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We investigated the neural correlates of the perception of human goal-directed action by 8-month-old infants. Infants viewed video loops of complete and incomplete actions, which they could discriminate according to our pilot study, while we recorded their electrophysiological brain activity. Analysis of bursts of gamma-band oscillations resulting from passive viewing of these stimuli indicated increased gamma-band activity over left frontal regions when viewing incomplete actions as compared with complete actions. These results suggest that by 8 months infants are sensitive to the disruption of perceived goal-directed actions.
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This paper reviews studies on infants' imitation of goal-directed actions in the first two years of life. Special emphasis is given to the role of the two observable components of an action, that is, the movement and the action effects, on infants' replication of target actions. The reviewed studies provide evidence that infants benefit most from a full demonstration of both movements and effects. If movements are demonstrated in isolation, infants may encode this information, but they preferentially reproduce actions that lead to salient effects. If action effects are presented in isolation, infants younger than 19 months usually fail to emulate the unseen movements that would be necessary to produce these effects. Infants' ability to predict action effects or to infer unseen movements from incomplete demonstrations improves substantially at the end of the second year of life. It is concluded that the capability to learn relations between movements and action effects by observation, and the knowledge about movement-effect relations acquired so far, may be important factors underlying the developmental changes in infants' imitation of goal-directed actions.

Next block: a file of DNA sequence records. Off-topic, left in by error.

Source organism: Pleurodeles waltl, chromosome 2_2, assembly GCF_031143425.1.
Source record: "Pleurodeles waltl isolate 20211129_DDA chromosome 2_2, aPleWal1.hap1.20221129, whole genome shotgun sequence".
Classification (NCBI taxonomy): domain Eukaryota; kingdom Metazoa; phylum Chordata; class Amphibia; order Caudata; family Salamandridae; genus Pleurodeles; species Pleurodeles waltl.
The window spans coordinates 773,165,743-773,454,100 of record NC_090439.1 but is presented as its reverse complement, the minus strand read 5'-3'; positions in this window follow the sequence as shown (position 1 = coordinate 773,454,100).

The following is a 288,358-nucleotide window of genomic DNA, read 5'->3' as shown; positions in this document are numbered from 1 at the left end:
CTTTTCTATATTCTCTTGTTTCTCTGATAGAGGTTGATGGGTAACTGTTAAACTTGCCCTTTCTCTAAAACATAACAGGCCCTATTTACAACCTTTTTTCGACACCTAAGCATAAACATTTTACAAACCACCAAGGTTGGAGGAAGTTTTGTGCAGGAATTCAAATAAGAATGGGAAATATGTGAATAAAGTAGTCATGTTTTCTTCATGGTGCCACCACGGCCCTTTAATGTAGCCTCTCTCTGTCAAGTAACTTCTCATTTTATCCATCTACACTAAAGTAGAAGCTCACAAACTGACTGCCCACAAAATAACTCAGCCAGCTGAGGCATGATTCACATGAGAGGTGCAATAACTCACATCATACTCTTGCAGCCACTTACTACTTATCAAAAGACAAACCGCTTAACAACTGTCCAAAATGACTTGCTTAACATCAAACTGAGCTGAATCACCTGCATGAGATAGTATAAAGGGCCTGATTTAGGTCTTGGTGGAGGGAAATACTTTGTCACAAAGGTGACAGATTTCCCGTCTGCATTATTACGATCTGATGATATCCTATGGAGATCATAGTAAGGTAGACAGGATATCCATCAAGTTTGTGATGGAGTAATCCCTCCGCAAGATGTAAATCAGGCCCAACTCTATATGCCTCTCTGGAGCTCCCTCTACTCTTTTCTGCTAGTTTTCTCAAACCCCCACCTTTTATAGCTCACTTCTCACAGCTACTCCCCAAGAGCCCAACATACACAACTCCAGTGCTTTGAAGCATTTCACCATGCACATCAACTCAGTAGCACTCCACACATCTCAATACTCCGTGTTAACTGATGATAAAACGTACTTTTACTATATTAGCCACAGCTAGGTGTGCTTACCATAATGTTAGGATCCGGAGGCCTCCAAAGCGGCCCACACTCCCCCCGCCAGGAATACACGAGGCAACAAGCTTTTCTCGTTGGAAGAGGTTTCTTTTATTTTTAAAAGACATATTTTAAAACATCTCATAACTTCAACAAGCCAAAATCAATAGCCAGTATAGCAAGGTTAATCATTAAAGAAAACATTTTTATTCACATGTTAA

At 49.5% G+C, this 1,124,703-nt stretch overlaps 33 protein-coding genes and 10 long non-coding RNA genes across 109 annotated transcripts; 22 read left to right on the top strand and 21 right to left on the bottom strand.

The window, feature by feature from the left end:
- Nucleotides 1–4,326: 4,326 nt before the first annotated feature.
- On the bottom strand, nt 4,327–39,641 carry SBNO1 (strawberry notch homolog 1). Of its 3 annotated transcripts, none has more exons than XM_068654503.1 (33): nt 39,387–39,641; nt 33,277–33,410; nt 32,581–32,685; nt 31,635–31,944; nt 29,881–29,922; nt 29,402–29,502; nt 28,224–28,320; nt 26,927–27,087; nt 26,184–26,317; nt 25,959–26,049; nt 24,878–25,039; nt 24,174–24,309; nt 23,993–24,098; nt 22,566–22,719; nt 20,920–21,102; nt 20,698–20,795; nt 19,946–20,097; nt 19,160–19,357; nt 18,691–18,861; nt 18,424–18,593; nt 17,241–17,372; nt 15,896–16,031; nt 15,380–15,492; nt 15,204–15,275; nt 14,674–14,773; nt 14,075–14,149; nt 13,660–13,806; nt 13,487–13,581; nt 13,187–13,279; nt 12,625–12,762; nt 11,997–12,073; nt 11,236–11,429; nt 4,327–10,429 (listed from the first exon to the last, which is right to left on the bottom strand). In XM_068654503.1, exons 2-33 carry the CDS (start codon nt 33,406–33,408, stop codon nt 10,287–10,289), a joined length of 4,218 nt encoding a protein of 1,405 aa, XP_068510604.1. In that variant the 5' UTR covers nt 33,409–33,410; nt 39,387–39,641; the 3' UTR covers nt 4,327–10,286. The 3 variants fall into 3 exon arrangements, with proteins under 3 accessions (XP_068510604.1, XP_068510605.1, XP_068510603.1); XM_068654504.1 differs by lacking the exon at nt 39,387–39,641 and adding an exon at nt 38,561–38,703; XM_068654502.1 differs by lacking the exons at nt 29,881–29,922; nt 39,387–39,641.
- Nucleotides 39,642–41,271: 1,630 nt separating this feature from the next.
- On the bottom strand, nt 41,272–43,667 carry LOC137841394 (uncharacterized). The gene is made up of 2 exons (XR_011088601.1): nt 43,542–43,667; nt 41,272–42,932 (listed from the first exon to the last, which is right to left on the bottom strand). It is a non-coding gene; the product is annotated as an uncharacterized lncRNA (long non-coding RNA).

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Infant imitation demonstrates that the perception and production of human action are closely linked by a 'supramodal' representation of action. This action representation unites observation and execution into a common framework, and it has far-reaching implications for the development of social cognition. It allows infants to see the behaviors of others as commensurate with their own-as 'like me.' Based on the 'like me' perception of others, social encounters are interpretable and informative. Infants can use themselves as a framework for understanding others and can learn about the possibilities and consequences of their own potential acts by observing the behavior of others. Through social interaction with other intentional agents who are viewed as 'like me,' infants develop a richer social cognition. This paper explores the early manifestations and cascading developmental effects of the 'like me' conception.